Meanwhile in Delhi, the chips were still down for Kumat and Yellow Diamond. Prataap couldn’t match the rivals in terms of advertising and retail footprint; and its chips and random extruded snacks under the brand Chulbule—a lookalike of PepsiCo’s Kurkure—was not gaining traction. There was only one way to survive. “You need to be different from others,” says Kumat, the managing director and CEO of Prataap Snacks.
To take on the heavyweights, He started punching much above his weight. He loaded his ₹5 pack with more chips—30 gm—compared to 22 gm offered by the rivals. Besides, while keeping his focus intact on Delhi, he started moving deep into Haryana. The gambit worked. Consumers lapped up the brand and Prataap Snacks started to establish itself in north India.
Now it was the turn of the West. Buoyed by the initial success in Delhi and Haryana, Kumat advertised for the first time in 2007. It was not a product commercial, though. The print ad in a leading national daily—Kumat shelled out ₹5 lakh for it—was to seek distributors and super-stockists in Pune. Kumat expected hundreds of applications, but got only one from Pune. But the applicant, it turned out, neither had money to buy goods nor a place to stock products. He stayed in a small room close to the railway station, had recently quit his marketing job and wanted to get into distribution. Kumat took a leap of faith.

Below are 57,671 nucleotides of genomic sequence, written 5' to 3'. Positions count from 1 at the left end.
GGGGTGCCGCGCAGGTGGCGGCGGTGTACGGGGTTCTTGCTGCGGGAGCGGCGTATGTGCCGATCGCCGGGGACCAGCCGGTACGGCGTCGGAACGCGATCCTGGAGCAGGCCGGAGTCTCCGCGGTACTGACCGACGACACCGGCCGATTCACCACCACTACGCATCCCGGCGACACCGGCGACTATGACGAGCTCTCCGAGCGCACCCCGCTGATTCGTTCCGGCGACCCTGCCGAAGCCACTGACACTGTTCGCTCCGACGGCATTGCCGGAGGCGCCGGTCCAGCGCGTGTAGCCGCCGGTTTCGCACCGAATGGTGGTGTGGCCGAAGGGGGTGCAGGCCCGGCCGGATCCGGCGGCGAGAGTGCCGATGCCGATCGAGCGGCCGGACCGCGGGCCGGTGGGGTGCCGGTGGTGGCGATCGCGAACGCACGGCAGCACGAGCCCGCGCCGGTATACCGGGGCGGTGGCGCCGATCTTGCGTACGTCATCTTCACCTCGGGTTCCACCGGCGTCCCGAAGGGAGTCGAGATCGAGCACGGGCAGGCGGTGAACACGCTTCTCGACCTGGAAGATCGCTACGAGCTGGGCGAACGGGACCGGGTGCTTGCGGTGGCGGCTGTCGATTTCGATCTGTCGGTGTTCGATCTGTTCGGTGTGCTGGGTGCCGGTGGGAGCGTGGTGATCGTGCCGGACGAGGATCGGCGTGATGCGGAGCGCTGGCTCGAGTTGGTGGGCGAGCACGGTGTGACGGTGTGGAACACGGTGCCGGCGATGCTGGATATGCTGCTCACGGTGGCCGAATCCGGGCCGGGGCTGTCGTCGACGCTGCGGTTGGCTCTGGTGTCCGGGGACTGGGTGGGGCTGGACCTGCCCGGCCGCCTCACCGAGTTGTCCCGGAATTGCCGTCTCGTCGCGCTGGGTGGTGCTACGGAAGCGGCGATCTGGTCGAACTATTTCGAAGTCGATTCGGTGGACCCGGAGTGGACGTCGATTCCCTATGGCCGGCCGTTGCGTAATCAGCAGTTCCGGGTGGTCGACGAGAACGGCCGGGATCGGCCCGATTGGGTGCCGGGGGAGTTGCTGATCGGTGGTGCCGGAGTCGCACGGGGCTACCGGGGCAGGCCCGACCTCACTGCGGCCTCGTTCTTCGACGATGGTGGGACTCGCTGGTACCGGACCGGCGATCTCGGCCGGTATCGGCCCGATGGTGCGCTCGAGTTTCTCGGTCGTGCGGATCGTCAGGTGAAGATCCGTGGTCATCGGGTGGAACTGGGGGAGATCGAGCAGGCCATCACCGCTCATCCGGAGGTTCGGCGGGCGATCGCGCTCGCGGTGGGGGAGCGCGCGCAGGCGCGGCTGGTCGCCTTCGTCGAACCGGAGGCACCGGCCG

The bold bet again paid off. Prataap made a promising entry into Pune and Mumbai; the brand grew at a decent pace overall and reached ₹172 crore in revenue by FY12; and Sequoia invested in the company. The success whetted the appetite of Kumat who now thought of doing something adventurous: Moving outside the cluttered wafers market, and taking on the market leader in Delhi in the rings category, DFM’s Crax. The plan bombed. Reason: In the ₹5 pack, Prataap had inserted a small toy for kids. There were few takers. Disappointed, Kumat sent all the stock—100 cartons—to his distributor in Assam, with one message: Sell if you can, else burn the stock.